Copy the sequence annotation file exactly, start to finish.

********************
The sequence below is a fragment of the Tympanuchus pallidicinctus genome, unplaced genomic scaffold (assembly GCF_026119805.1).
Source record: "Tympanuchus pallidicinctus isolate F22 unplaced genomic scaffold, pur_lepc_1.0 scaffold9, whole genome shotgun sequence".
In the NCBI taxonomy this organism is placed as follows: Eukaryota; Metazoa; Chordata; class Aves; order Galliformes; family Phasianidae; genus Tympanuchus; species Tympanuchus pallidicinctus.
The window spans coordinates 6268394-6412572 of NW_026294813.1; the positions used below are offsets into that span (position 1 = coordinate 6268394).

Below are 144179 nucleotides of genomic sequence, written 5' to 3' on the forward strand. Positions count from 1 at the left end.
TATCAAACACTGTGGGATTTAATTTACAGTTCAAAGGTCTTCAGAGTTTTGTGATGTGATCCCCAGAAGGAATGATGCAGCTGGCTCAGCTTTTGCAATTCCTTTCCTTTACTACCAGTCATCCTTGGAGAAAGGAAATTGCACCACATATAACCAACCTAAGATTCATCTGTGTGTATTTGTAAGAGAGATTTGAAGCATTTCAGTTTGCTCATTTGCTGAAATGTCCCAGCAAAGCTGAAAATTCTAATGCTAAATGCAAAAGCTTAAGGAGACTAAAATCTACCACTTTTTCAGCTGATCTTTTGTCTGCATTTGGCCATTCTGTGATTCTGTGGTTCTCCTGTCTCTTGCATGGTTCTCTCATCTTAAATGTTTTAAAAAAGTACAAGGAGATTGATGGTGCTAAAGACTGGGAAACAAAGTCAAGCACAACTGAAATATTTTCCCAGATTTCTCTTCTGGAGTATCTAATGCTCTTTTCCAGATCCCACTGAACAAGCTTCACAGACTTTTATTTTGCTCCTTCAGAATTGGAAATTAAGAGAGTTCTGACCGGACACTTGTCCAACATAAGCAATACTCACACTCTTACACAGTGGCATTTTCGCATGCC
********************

The sequence below is a fragment of the Tympanuchus pallidicinctus genome, unplaced genomic scaffold (assembly GCF_026119805.1).
Source record: "Tympanuchus pallidicinctus isolate F22 unplaced genomic scaffold, pur_lepc_1.0 scaffold9, whole genome shotgun sequence".
In the NCBI taxonomy this organism is placed as follows: Eukaryota; Metazoa; Chordata; class Aves; order Galliformes; family Phasianidae; genus Tympanuchus; species Tympanuchus pallidicinctus.
The window spans coordinates 6268394-6412572 of NW_026294813.1; the positions used below are offsets into that span (position 1 = coordinate 6268394).

Below are 144179 nucleotides of genomic sequence, written 5' to 3' on the forward strand. Positions count from 1 at the left end.
TATCAAACACTGTGGGATTTAATTTACAGTTCAAAGGTCTTCAGAGTTTTGTGATGTGATCCCCAGAAGGAATGATGCAGCTGGCTCAGCTTTTGCAATTCCTTTCCTTTACTACCAGTCATCCTTGGAGAAAGGAAATTGCACCACATATAACCAACCTAAGATTCATCTGTGTGTATTTGTAAGAGAGATTTGAAGCATTTCAGTTTGCTCATTTGCTGAAATGTCCCAGCAAAGCTGAAAATTCTAATGCTAAATGCAAAAGCTTAAGGAGACTAAAATCTACCACTTTTTCAGCTGATCTTTTGTCTGCATTTGGCCATTCTGTGATTCTGTGGTTCTCCTGTCTCTTGCATGGTTCTCTCATCTTAAATGTTTTAAAAAAGTACAAGGAGATTGATGGTGCTAAAGACTGGGAAACAAAGTCAAGCACAACTGAAATATTTTCCCAGATTTCTCTTCTGGAGTATCTAATGCTCTTTTCCAGATCCCACTGAACAAGCTTCACAGACTTTTATTTTGCTCCTTCAGAATTGGAAATTAAGAGAGTTCTGACCGGACACTTGTCCAACATAAGCAATACTCACACTCTTACACAGTGGCATTTTCGCATGCC